- Cassie Landers’ work on play and playfulness as a way to address stress in resource-poor and refugee situations, most recently with Rohingya children in Cox’s Bazar, Bangladesh.
Watch Theresa Betancourt and Cassie Lander’s presentation ‘The Youngest Victims of War and Conflict’.
The journalists also got a chance to learn from more experienced journalists, such as John Woodrow Cox, who won the Dart Award for Excellence in Coverage of Trauma for his series on gun violence as seen through the eyes of children, a deep examination of how shootings shape the lives of millions of children. John shared insights from his experience engaging families who were going through huge upheavals and shocks, and discussed how to allow young children to guide the conversation and feel comfortable sharing their feelings and experiences. Mikhael Simmonds argued that journalists have a responsibility to shift the role of journalism from watchdog to guide dog.
You can view all the recordings of the presentations here and download other resources from the course as well.
For me, just being in a room with 30 journalists was an eye-opening and refreshing experience. The drive of the journalists to seek out answers to difficult questions was unparalleled. From the discussions within the course, and my conversations with individual journalists, it was evident that the course had equipped them with deep knowledge of how young children develop, what successful interventions look like, and – perhaps most importantly – with the tools to seek out the facts and push for their stories to be published.
Jenny Anderson, Senior Reporter at Quartz, raised the important role which journalists have to push for social issues to be reported alongside other news beats, and their blending a strong grounding in science with every story they tell. This underscores the role which we, as knowledge brokers, play to make research accessible and coherent, free of jargon and technocratic speech.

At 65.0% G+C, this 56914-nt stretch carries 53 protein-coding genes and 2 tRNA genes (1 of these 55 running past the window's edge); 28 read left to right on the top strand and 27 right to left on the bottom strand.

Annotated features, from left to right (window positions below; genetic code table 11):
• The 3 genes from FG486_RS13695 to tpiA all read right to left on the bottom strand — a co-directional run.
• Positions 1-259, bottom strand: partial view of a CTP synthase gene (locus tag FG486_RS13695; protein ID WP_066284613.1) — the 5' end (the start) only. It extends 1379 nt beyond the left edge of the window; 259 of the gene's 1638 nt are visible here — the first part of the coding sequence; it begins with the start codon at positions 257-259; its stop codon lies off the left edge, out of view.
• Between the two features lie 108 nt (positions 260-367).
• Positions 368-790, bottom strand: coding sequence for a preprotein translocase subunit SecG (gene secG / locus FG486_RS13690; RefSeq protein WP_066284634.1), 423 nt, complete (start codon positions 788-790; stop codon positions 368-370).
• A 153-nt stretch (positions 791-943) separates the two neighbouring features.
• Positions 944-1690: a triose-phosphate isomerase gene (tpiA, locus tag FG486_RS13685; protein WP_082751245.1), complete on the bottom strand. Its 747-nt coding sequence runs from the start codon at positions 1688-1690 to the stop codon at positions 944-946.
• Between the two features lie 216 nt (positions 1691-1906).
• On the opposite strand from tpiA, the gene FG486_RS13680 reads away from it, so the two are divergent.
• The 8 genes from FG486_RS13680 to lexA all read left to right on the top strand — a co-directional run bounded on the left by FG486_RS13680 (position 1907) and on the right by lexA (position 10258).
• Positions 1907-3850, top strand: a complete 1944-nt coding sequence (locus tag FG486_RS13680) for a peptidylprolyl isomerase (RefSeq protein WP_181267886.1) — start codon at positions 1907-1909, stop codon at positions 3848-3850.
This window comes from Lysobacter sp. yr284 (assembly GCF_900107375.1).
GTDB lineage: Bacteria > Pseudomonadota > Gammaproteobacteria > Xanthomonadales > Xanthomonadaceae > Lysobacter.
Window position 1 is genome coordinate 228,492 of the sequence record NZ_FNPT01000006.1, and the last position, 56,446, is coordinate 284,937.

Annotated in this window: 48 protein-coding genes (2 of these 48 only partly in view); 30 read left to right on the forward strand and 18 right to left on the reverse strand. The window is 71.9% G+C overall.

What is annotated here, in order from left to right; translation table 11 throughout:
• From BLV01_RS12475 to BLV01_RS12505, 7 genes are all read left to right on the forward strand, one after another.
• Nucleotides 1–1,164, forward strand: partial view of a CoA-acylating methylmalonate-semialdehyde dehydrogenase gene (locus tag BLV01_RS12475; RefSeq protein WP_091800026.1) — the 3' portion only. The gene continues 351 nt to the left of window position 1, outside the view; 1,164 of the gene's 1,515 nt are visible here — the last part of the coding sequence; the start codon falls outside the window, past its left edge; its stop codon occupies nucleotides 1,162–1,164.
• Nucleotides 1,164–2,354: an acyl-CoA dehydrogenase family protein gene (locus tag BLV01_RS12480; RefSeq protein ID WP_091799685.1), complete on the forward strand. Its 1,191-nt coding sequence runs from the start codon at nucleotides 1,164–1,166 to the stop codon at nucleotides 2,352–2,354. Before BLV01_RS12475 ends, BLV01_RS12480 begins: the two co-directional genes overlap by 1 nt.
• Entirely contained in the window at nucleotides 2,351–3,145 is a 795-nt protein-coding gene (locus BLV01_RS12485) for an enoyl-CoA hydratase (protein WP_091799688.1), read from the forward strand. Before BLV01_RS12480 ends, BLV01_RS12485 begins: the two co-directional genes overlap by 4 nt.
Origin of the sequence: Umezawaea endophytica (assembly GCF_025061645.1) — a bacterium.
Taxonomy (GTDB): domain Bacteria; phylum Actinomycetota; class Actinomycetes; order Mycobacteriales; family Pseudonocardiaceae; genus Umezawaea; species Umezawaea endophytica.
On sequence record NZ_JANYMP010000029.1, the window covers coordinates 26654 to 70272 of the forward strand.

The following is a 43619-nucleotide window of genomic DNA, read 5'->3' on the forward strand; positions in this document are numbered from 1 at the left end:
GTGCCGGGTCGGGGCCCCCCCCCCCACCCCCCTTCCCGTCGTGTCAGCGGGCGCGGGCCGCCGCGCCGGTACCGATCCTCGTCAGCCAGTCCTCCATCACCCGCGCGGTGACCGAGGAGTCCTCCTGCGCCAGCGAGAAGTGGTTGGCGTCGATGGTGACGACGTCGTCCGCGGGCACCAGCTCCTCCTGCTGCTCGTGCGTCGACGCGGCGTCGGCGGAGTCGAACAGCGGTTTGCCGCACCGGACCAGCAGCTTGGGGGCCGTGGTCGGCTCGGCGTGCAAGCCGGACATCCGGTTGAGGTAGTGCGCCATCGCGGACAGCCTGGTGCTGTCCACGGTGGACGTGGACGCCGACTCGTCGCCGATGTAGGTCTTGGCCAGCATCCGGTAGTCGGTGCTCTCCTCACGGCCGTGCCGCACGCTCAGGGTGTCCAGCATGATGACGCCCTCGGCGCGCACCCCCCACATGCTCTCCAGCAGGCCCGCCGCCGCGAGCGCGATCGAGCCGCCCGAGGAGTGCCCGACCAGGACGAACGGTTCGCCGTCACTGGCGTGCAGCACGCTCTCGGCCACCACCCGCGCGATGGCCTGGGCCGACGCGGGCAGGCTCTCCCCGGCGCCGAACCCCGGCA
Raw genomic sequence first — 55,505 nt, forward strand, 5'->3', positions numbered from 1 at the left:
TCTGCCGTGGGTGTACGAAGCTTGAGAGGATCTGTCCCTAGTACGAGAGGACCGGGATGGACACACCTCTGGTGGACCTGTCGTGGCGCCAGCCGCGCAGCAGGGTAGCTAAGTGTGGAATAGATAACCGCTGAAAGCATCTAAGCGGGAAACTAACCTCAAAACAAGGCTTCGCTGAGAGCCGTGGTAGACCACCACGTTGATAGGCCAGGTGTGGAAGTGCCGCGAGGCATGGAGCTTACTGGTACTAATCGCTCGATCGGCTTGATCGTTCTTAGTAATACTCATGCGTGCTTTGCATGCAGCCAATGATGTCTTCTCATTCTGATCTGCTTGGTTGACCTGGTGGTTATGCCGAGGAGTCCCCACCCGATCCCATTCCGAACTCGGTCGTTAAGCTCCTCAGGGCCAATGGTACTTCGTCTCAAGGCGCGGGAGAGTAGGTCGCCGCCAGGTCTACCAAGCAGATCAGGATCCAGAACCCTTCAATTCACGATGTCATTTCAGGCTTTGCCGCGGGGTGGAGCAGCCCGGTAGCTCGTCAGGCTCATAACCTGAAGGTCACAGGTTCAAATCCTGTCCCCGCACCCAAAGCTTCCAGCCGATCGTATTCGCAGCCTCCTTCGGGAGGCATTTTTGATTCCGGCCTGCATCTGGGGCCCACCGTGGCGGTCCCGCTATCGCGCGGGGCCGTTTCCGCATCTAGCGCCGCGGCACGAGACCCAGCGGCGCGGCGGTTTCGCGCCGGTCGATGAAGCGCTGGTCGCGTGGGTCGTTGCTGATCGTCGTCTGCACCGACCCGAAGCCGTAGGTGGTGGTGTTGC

As a foundation, we are committed to supporting journalists to produce independent reports on issues related to early childhood development that reach a broader audience of decision makers and influencers. This would move the conversation on early childhood development from one around the “why” into in-depth explorations of the “how” – solutions and interventions. This course with the Dart Center for Journalism & Trauma also begins to address the gap in how the science of early childhood is communicated to a broader audience.
I look forward to reading and watching the stories and reports which will be produced by this group of journalists. I believe that this course is the start of a valuable network that connects like-minded journalists with researchers and organisations who believe in the power of early childhood.
Together with two additional global courses taking place in New York, future courses have been planned in Côte d’Ivoire, India and Jordan, where the spotlight will include the state of early childhood within the region as well as core issues.
This three-year initiative has been underwritten by the Bernard van Leer Foundation, the Jacobs Foundation, the Maria Cecilia Souto Vidigal Foundation and The Two Lilies Fund.